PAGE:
Saturday, June 8, 2013

The Highwayman and Houston Tomorrow: An introduction to Trinketland

First I read this:

Wisconsin Court Ruling means Houston could think more about transit. Dug Begley, The Highwayman,

A federal court judge in Milwaukee might have made it a little trickier to widen Texas roads.
Leaving aside whether that’s a good or bad thing, the ruling has certainly energized Houston-area people who push for more transit and less freeway building.
“It feels like it is almost the sky is the limit for our team on these kinds of issues to stop wasteful highway building and increase transit,” said Jay Blazek Crossley, program development and research director with Houston Tomorrow, an urban planning nonprofit.

Then I read this:

Federal court says highway sponsors must first study transit, impacts on suburban sprawl. Kaid Benfield, Switchboard

It is just an interim ruling, but it is potentially an important one:  In a suit brought by inner-city, minority plaintiffs, the US District Court in Milwaukee has indicated that the Federal Highway Administration (FHWA) and Wisconsin Department of Transportation (WisDOT) cannot enlarge a major urban freeway connection without further study of the project's impacts on transit-dependent populations and on regional suburban sprawl.  For now, the case is headed to mediation; but the court's ruling on legal issues in the case, as articulated in an opinion signed by federal judge Lynn Adelman, is potentially significant to other highway-expansion controversies with similar circumstances.

Then I went and read the entire opinion:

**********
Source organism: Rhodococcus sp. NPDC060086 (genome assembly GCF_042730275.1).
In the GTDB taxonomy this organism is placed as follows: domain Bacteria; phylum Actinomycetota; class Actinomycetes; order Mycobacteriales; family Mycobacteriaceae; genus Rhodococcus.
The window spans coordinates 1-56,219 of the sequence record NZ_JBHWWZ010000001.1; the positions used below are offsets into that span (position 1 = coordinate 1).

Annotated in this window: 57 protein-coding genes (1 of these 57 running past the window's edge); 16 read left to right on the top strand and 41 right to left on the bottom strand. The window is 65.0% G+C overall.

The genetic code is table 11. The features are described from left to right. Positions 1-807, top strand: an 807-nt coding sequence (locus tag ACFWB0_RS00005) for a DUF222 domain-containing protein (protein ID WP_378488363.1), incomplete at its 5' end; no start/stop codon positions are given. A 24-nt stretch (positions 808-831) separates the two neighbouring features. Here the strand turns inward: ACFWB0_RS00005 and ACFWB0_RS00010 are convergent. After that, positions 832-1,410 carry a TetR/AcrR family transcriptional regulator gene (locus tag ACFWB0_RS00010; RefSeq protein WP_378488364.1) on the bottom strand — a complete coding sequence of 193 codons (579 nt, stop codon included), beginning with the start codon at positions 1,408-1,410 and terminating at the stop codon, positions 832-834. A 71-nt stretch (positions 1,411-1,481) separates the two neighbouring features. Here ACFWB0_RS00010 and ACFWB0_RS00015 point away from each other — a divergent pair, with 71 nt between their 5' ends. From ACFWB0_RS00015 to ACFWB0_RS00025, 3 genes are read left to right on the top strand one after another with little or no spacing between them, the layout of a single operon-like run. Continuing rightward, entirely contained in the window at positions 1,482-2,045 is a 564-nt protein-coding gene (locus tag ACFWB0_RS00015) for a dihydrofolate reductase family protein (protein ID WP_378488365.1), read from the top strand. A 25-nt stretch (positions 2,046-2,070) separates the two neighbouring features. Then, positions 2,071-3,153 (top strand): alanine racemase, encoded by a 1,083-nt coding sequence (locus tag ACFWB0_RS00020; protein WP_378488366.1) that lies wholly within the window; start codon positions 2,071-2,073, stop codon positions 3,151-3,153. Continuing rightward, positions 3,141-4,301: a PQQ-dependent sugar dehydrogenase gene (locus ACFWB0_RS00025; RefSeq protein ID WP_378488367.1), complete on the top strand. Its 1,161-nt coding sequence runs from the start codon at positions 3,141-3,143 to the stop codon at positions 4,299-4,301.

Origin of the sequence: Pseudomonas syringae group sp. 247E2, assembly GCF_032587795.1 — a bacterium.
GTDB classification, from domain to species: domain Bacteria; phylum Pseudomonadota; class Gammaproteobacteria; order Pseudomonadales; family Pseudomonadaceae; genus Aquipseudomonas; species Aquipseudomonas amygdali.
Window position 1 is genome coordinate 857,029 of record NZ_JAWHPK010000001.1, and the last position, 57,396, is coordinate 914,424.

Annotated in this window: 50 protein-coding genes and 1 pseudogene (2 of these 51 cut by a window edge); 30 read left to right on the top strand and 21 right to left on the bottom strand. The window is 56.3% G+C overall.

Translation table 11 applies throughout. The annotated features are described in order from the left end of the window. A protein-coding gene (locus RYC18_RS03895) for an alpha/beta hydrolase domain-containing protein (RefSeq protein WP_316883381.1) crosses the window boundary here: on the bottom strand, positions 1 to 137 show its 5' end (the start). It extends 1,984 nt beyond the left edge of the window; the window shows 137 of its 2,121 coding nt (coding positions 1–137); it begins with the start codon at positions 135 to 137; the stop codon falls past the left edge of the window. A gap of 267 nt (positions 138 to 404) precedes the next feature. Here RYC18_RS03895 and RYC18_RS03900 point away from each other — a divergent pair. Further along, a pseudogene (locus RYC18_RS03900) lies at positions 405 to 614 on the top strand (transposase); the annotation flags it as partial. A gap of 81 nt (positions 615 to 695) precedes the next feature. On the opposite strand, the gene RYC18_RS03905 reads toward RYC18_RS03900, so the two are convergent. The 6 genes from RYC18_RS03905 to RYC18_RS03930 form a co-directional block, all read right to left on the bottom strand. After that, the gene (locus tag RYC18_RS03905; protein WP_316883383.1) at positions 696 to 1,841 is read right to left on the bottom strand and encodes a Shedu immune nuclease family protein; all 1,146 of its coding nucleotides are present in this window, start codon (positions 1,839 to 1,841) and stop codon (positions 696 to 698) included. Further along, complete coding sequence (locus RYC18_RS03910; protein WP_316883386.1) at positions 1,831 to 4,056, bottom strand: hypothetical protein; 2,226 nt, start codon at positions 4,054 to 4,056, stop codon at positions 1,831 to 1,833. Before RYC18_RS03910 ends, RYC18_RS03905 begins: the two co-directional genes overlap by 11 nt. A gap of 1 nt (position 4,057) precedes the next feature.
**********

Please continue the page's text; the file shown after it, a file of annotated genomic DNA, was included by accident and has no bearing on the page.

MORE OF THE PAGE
Court Opinion

Before me now is the plaintiffs’ motion for a preliminary injunction. The plaintiffs seek an order prohibiting the agencies from taking further action in connection with the project pending a final decision on the merits of this case.
For the reasons stated below, I find that the plaintiffs have a likelihood of success on the merits and that they are likely to suffer irreparable harm in the absence of an injunction.

There's a lot more in the 36 page court opinion that makes what was reported, breathlessly here, ring hollow.  First, this was a preliminary injunction which doesn't mean that the court is stating firmly that the plaintiff's case has merit, only that there's a likelihood that it does.  Second, even IF it's determined that the case has merit there's no getting around this:

The controlling statute at issue here, NEPA, “declares a broad national commitment to protecting and promoting environmental quality.” Robertson v. Methow Valley Citizens
Council, 490 U.S. 332, 348 (1989). It has been described as a “procedural” or actionforcing” statute that does not “mandate particular results” but instead requires agencies to study and describe the environmental consequences of their proposed actions. Id. at 348–51; Vermont Yankee Nuclear Power Corp. v. Nat. Res. Defense Council, 435 U.S. 519, 558 (1978). Thus, under NEPA, if an agency has adequately identified and evaluated the environmental effects of its proposed action, it is permitted to take that action even if the environmental effects will be devastating. Robertson, 490 U.S. at 350. Put differently, “NEPA merely prohibits uninformed—rather than unwise—agency action.”

This is NOT the wording of a ruling that's got the potential to be a "game-changer" as the sardine urbanists are currently classifying it. What it appears to be is more of a procedural hand-slap to an agency that tried to half-ass their way through an EIS review hoping that no-one would notice.  However, even IF the EIS revealed a benefit to attaching some form of public transportation component to this project, when you consider that the agency in charge of the project has no jurisdiction over mass transit, it's inherently clear in the judges decisions that they would be under no obligation to add it.

In other words, this is not a tool Blazek-Crossley, his dad and other members of the non-productive class can use to "stop" highway construction, but it is a possible way for TxDOT to distract them down the line by giving them input and then completely ignoring it. 

In a way, this shouldn't surprise anyone. After all, those who are constantly amazed by trinket governance are typically unaware when different trinkets are used to distract them from the real issues. 

Oooh!  Look!  Peak Oil!

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